As of the 1st January 2009, Turkey introduced a new currency. Before January 2005, the official money of Turkey was the Turkish Lira (TL). The inflation was so bonkers it became embarrassing, the lowest denomination being the 100,000 TL note.
Bread cost a few thousand and cigarettes cost a couple of million a pack. It was very confusing, especially when discussing something costing millions or billions of Sterling. Turkey had words for numbers I'd never heard of.
Then they decided to take action and knock 6 zeros off the currency. Suddenly the nation went from talking in millions of Turkish Lira, to single units of the New Turkish Lira (YTL). Of course, it didn't completely work. People still talk in millions. This gets very confusing when you're actually trying to talk in millions of YTL and people are thinking old money.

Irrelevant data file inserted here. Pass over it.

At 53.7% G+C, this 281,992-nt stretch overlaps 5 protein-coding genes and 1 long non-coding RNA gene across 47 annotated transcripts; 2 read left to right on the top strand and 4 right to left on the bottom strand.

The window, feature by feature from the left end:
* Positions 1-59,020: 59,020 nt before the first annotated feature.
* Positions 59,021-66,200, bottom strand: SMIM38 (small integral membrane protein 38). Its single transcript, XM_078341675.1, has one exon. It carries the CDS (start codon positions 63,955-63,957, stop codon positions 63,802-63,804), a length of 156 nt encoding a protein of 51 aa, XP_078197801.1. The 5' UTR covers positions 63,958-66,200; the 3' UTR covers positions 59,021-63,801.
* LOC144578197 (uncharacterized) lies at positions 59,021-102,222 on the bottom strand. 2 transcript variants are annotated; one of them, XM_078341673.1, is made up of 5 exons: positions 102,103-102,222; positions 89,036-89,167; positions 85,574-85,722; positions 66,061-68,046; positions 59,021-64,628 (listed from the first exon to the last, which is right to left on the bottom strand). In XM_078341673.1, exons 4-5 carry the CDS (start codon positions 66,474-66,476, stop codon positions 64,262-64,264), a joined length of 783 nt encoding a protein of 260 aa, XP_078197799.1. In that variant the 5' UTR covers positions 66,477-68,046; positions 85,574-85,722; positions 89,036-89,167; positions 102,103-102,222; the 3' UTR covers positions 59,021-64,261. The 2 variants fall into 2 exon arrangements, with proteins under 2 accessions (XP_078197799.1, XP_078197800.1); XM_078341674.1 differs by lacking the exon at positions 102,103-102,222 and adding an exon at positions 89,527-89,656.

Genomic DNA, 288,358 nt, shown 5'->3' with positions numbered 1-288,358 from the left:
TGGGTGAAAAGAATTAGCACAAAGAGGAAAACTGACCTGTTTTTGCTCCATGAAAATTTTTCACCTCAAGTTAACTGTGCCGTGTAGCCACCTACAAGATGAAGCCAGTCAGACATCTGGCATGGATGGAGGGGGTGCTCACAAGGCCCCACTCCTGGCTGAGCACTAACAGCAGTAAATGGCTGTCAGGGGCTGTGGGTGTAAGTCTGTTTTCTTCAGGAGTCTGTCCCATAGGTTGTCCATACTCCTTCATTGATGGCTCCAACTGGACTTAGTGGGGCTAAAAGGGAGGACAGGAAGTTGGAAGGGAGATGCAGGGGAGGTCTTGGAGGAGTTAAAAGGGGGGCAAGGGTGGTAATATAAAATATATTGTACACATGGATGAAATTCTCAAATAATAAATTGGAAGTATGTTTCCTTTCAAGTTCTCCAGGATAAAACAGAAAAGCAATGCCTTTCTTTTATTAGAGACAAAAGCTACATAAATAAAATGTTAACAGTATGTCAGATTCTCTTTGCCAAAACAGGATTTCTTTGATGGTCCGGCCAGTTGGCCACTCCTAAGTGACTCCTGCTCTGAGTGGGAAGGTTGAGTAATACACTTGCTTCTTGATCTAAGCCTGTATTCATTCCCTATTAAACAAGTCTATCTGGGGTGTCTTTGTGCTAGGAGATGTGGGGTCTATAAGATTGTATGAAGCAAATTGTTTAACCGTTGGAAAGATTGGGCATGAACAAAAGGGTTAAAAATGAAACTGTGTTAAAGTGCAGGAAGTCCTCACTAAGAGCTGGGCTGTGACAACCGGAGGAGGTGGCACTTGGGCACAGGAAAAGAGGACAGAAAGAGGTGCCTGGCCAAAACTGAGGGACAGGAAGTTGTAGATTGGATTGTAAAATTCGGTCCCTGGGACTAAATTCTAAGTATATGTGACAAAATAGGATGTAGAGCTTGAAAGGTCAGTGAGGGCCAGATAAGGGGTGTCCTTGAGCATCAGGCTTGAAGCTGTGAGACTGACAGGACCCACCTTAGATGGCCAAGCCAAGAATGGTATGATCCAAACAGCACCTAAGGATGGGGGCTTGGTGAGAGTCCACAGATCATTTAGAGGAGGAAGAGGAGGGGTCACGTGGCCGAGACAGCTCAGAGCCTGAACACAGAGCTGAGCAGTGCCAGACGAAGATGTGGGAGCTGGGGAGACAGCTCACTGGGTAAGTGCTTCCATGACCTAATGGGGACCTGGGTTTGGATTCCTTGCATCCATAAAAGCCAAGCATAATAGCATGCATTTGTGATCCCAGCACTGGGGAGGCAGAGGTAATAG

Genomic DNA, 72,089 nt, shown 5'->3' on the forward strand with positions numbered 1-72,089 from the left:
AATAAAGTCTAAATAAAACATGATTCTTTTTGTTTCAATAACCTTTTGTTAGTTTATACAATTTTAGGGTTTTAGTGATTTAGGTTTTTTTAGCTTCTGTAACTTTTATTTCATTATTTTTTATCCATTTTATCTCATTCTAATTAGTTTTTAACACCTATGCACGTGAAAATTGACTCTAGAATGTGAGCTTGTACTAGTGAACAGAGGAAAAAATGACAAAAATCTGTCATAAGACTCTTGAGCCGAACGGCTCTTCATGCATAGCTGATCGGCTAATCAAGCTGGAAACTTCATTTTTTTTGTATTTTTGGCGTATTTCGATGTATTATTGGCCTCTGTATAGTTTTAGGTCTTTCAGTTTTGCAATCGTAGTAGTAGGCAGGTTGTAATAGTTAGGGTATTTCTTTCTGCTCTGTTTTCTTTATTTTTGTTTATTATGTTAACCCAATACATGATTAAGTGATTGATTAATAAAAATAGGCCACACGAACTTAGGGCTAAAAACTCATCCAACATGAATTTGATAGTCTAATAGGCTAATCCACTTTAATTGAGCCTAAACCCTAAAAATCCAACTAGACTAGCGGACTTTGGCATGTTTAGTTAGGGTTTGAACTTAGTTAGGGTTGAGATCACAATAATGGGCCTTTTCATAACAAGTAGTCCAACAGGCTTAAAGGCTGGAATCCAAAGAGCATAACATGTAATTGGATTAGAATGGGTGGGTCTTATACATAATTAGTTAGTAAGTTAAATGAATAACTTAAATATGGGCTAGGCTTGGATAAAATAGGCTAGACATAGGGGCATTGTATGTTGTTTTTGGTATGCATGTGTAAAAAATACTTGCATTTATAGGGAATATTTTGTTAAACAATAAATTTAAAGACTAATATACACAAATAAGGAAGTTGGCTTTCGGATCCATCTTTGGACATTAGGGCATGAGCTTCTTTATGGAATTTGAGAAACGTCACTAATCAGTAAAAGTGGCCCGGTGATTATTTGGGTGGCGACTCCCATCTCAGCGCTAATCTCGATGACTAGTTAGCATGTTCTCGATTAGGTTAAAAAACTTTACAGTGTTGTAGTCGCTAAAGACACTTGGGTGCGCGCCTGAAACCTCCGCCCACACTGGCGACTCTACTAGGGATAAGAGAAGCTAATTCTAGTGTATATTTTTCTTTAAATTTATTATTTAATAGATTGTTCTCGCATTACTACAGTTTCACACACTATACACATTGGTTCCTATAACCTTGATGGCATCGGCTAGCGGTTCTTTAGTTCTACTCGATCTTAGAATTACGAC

This is something I saw in France with the introduction of the Euro. The nation takes time to adjust to the new currency and continues to make the conversion in their heads.
Well, it's deemed that enough time has passed and the Turkish currency is no longer new. So, as of this January, a new banknote has been introduced and, with it, the new name... No more New Turkish Lira, it's plain old Turkish Lira again.
How is this going to affect people's lives? Minimally. See ya!
Apparently the new 50 Lira note is causing some controversy and is being boycotted by Kemalists (supporters of Ataturk). The reverse of the note displays the picture of Fatma Aliye, a writer at the time of Ataturk. She was against revolution and her writings are published in a magazine backed by the ruling AKP Party.
Kemalists are refusing to accept this note and will ask for any other denominations wherever they're offered it.